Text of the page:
Navigating the Middle

through adolescents, menopause, aging parents & other flying debris



The Social Comparison of New Year’s Eve

I awoke early this morning, intent on doing two things: read my bible and check my Facebook news feed. Believe me, those two tasks don’t usually go together, but I was eager to see how our friends and family rang in the New Year. I willingly risked the “Facebook depression, low self-esteem and bitter jealousy” that (reportedly) comes from “social comparison.” You might not know it by that name, but it’s when we look at people’s Facebook posts (i.e., a BEST OF reel) and then compare it to our boring, ordinary lives. (Guess it’s a good thing I read my bible first!)

I eagerly scanned my news feed to answer the Who? Where? and How? questions of New Year’s Eve.

From fishing to fireworks, you marked the passing of the old into the new wearing everything from party dresses and dinner jackets to jeans and pajamas. Paper top hats, blinged-out tiaras and confetti covered your heads while balloons covered the walls, floors and ceilings. You raised Champagne flutes, beer cans and noise makers high overhead, or you sank into a comfy couch with bowls of popcorn.  You celebrated abroad and close to home, really close to home…like AT HOME.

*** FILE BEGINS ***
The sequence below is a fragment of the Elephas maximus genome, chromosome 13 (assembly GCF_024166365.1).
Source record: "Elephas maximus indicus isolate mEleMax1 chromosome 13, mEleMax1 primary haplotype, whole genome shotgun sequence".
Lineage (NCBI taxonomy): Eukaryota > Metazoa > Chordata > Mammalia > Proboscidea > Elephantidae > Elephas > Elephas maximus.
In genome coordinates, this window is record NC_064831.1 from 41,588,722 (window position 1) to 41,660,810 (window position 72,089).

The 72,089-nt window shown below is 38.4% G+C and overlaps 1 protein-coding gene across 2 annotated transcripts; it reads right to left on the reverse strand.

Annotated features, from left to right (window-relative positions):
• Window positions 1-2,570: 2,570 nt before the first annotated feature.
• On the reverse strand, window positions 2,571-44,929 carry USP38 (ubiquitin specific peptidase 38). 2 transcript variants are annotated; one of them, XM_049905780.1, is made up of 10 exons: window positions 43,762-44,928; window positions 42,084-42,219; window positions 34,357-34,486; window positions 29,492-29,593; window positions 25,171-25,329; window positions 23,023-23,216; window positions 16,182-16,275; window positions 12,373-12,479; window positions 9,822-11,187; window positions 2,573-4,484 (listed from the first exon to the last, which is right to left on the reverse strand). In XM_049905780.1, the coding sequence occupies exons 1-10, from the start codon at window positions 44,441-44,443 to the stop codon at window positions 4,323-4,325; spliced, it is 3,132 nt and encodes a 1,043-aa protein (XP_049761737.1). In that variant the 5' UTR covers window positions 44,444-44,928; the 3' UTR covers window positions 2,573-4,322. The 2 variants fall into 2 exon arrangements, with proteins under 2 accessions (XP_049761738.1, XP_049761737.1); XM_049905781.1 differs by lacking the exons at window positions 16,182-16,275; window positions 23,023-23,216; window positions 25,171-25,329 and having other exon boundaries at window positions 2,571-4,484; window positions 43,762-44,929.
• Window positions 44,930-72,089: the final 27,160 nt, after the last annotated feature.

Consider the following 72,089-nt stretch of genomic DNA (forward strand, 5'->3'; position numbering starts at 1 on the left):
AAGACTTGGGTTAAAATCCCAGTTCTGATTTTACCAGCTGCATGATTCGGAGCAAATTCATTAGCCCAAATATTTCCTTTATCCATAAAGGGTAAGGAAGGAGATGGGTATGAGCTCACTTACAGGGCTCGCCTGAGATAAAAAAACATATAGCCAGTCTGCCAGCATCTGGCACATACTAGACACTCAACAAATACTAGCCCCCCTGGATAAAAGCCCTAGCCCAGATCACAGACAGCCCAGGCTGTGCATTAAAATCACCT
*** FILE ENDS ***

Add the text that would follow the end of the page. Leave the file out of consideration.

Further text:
Whatever you chose to do last night, you did it in the company of that special someone, your kids, extended family, church members, friends, neighbors, college roommates and frat brothers. I saw you surrounded by LOVE, even if you chose to be alone because you love yourself enough to give/receive the gift of self-reflection.

“Social Comparison?”Maybe a little, but I’m neither depressed, experiencing low self-esteem or bitter jealousy. I only see the love.

HAPPY NEW YEAR loved ones!


Day 34: The Trouble with Texting

Proof positive that texting isn’t always the best way to communicate.

May 11, 2014; 9:41 p.m.
INCOMING TEXT:  Happy Mother’s Day Mrs. Hutchinson. I hope you had a glorious day. Richard.